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Cited By (17)

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    US-2415672-AFebruary 11, 1947Gen ElectricThermostatic control device
    US-2437810-AMarch 16, 1948Evans Prod CoVariable pitch fan blade assembly
    US-2440519-AApril 27, 1948Mooney EdwardMotor fan blade control
    US-2478244-AAugust 09, 1949Anton Mittauer JrPitch adjusting mechanism for propellers
    US-2479668-AAugust 23, 1949Evans Prod CoVariable pitch fan blade assembly
    US-2501994-AMarch 28, 1950Dewey David BrainardControl means for regulating feathering members
    US-2579154-ADecember 18, 1951Magnetic Power IncFlexible magnetic power take-off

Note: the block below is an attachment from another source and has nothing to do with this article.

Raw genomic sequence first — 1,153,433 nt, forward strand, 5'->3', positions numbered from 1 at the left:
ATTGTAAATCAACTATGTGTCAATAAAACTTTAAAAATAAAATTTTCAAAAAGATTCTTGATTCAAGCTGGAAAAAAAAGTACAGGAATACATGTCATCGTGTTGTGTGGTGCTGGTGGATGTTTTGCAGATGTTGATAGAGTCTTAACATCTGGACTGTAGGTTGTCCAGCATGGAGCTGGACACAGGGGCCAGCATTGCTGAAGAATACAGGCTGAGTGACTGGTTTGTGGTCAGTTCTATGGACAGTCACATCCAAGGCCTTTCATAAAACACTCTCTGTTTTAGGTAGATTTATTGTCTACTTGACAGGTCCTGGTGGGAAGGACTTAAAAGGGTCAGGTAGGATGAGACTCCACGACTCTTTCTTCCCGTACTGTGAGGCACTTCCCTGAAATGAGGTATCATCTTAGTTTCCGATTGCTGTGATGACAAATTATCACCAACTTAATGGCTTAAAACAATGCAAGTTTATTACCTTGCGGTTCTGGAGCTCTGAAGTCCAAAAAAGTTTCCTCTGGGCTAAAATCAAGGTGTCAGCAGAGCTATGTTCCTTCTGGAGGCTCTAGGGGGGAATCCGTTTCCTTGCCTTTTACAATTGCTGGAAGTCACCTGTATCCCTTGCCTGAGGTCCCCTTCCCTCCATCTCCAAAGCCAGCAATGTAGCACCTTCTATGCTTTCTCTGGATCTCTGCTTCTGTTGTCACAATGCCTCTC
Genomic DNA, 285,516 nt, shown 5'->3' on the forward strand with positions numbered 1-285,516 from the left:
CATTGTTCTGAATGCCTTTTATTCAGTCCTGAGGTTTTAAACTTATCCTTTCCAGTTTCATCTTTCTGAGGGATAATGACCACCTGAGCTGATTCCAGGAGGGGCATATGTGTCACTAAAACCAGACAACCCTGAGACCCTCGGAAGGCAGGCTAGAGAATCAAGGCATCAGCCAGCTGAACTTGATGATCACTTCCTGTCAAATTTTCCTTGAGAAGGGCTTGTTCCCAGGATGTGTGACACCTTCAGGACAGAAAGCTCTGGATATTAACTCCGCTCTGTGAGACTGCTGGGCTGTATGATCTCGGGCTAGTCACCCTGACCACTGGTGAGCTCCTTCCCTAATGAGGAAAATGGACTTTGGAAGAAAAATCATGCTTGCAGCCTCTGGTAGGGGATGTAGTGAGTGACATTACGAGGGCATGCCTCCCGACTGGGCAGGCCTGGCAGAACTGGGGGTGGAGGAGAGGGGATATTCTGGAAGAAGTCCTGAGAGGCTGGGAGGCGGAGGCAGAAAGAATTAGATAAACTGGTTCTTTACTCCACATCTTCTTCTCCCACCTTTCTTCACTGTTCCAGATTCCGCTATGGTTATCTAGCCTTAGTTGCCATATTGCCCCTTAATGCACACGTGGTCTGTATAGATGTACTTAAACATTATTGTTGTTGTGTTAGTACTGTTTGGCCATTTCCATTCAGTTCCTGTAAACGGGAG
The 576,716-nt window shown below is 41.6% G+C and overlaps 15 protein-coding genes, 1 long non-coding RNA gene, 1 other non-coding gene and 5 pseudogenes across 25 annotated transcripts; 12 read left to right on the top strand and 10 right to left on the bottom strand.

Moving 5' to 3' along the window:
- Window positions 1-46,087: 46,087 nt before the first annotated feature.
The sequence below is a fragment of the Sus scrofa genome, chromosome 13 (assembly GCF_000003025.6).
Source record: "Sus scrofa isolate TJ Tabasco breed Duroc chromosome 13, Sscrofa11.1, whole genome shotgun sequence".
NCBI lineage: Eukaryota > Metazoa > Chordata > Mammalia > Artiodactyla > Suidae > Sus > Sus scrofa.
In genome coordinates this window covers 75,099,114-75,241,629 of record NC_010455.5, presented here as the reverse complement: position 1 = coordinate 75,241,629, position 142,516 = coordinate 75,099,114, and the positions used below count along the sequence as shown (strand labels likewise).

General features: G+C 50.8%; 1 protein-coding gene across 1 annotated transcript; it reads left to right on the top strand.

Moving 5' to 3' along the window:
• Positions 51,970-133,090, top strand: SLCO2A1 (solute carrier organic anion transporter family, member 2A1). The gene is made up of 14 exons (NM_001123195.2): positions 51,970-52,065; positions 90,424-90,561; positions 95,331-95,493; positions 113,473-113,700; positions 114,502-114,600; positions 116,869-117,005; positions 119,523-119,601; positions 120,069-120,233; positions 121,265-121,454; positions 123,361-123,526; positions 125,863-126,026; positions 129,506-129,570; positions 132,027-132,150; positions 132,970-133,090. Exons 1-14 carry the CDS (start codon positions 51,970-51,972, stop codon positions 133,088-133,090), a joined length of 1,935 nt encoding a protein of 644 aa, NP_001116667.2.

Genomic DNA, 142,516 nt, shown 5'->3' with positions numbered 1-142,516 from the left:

US-2593260-AApril 15, 1952Cutler Hammer IncCooling system for electron tubes and other devices
    US-2625999-AJanuary 20, 1953Willis M VoyceVariable pitch propeller
    US-2826395-AMarch 11, 1958Hudson Engineering CorpAtmospheric heat exchange apparatus and fan therefor
    US-2844303-AJuly 22, 1958Nordisk VentilatorAxial blowers or fans
    US-2956739-AOctober 18, 1960Tothill Gordon RoyVariable pitch impellers and closure seals therefor
    US-3874347-AApril 01, 1975Gordon Elmer HoveyShutter-fan system
    US-3967916-AJuly 06, 1976Chittom Charles NFan assembly
    US-4047836-ASeptember 13, 1977The Budd CompanyPhase change means for a power driven device, such as a fan
    US-6253716-B1July 03, 2001Horton, Inc.Control system for cooling fan assembly having variable pitch blades
    US-8066480-B2November 29, 2011AirMotion Sciences, Inc.High volume low speed fan